Hiking in Finland

Climbing, bikepacking, skiing & packrafting in the north

Book Corner: Snow Walker's Companion by Alexandra & Garrett Conover

If there is one book that stood out in the last weeks, it is this one. It came as a recommendation from Don Kevilus, though because I didn't write the name down right away I didn't remember it when I went to look for it. Good that Nick from Skills for Wild Lives mentioned it in an article, so I found it again and have been thoroughly enjoying it.

The Conovers remind me a bit of the Jardines, though I find them (Conovers) much more likable. The book is excellently written and captures the reader's interest, so that it is difficult to put it down. Good photographs, excellent drawings and even patterns for making your own gloves, anorak, tent and moccasins are included - a tomb of knowledge! I wish I would have read this at the start of the winter, and not at the end.

I took a lot more than ten things away from this book, but here are those that stood out:

1. Reading ice on rivers and lakes
2. Good winter foods
3. An axe is a useful tool
4. About traditional snowshoes & footwear
5. Winter clothing
6. The three Ts: Toboggans, tents & trail stoves add comfort and security to a winter trip
7. Navigation in winter
8. Leadership of groups (applies also to my professional life)
9. Appreciate your surroundings while being at inner peace with yourself
10. Develop skills to feel at home in the wilderness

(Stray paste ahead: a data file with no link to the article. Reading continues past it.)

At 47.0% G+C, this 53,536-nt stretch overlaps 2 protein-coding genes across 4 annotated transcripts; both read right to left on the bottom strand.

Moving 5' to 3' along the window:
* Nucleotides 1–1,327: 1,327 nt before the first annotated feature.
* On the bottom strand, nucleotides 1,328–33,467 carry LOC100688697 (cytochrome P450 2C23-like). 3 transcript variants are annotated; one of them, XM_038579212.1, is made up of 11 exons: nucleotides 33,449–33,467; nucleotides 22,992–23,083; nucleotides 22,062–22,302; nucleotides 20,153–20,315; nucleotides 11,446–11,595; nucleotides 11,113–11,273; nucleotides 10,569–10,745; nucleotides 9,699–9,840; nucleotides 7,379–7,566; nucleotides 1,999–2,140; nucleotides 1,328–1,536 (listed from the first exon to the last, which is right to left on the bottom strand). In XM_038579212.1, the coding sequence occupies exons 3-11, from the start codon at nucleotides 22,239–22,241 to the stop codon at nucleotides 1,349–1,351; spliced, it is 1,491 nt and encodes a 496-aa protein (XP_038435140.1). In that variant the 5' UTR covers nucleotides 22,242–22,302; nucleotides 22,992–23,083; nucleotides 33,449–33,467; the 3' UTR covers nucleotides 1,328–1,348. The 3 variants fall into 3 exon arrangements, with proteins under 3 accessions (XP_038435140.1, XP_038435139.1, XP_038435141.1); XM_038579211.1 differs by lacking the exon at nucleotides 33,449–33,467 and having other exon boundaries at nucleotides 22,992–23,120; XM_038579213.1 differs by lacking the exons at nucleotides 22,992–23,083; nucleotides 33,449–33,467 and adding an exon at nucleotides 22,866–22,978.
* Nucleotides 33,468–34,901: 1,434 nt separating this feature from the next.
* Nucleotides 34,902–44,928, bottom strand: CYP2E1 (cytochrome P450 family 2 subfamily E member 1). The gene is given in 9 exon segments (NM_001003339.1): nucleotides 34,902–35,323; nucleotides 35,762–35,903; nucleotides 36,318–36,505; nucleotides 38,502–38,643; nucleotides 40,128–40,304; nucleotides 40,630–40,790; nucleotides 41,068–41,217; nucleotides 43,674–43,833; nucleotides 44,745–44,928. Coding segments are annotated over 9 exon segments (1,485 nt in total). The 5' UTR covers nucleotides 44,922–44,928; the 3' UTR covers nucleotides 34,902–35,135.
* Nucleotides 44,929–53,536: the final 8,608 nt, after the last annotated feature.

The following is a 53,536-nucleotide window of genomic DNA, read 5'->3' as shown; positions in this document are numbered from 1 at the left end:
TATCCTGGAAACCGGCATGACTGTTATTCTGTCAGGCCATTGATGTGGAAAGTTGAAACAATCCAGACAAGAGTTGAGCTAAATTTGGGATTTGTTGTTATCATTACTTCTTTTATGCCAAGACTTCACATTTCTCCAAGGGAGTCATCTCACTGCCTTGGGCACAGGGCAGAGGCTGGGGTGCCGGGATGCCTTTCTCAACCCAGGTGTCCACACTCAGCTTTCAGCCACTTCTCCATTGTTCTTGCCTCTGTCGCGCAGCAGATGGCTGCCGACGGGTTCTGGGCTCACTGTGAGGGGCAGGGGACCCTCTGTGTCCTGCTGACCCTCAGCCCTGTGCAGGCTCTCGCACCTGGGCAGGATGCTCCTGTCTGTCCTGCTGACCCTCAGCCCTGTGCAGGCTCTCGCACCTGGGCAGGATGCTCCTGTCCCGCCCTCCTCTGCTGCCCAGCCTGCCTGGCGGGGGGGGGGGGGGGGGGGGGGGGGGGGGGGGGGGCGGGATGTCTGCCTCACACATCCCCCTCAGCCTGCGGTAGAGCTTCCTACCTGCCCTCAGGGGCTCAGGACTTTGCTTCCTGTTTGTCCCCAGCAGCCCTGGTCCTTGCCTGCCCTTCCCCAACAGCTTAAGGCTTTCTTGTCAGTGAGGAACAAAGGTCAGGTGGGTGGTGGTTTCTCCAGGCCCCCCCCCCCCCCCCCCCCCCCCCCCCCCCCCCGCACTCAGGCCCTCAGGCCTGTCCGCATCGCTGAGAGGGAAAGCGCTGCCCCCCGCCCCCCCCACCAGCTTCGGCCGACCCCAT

It is an outstanding book, and I am going back to it all the time to look up a thought or idea. While you won't hear Garrett and Alexandra talk about Ultralight gear - they value traditional materials and craftsmanship, based on by native Americans - they have lightweight principles in every aspect of their gear. Very fascinating is also their two month journey across Labrador in the depth of winter, and which beauty and also hardships they encountered. I was so fascinated by the book that I ordered the "Making The Attikamek Snowshoe" book and am planning to try to build it during the summer, and also will try to build my own toboggan. If this sounds like a departure from UL for you, so rest assured, that is not going to happen - it is more to broaden my horizon and learn more. The idea of stove-heated tent in winter is very appealing to me, and with companies like Four Dog Stove and Titanium Goat producing UL alternatives for stoves and tents, I am certain this is possible and can enhance the winter hiking experience.

If you plan to get your winter camping skills up to par, I highly recommend this book. Its promise of letting you know of "How to sleep warm, travel safe and enjoy the white season" is not marketing BS, the Conovers impart their years of experience, and the skills from the natives with whom they have talked, with the reader, in an excellent book.

To buy your own copy, click the photo:

Disclosure: I have an Amazon Affiliate account and would earn a few cent if you buy the book via the link.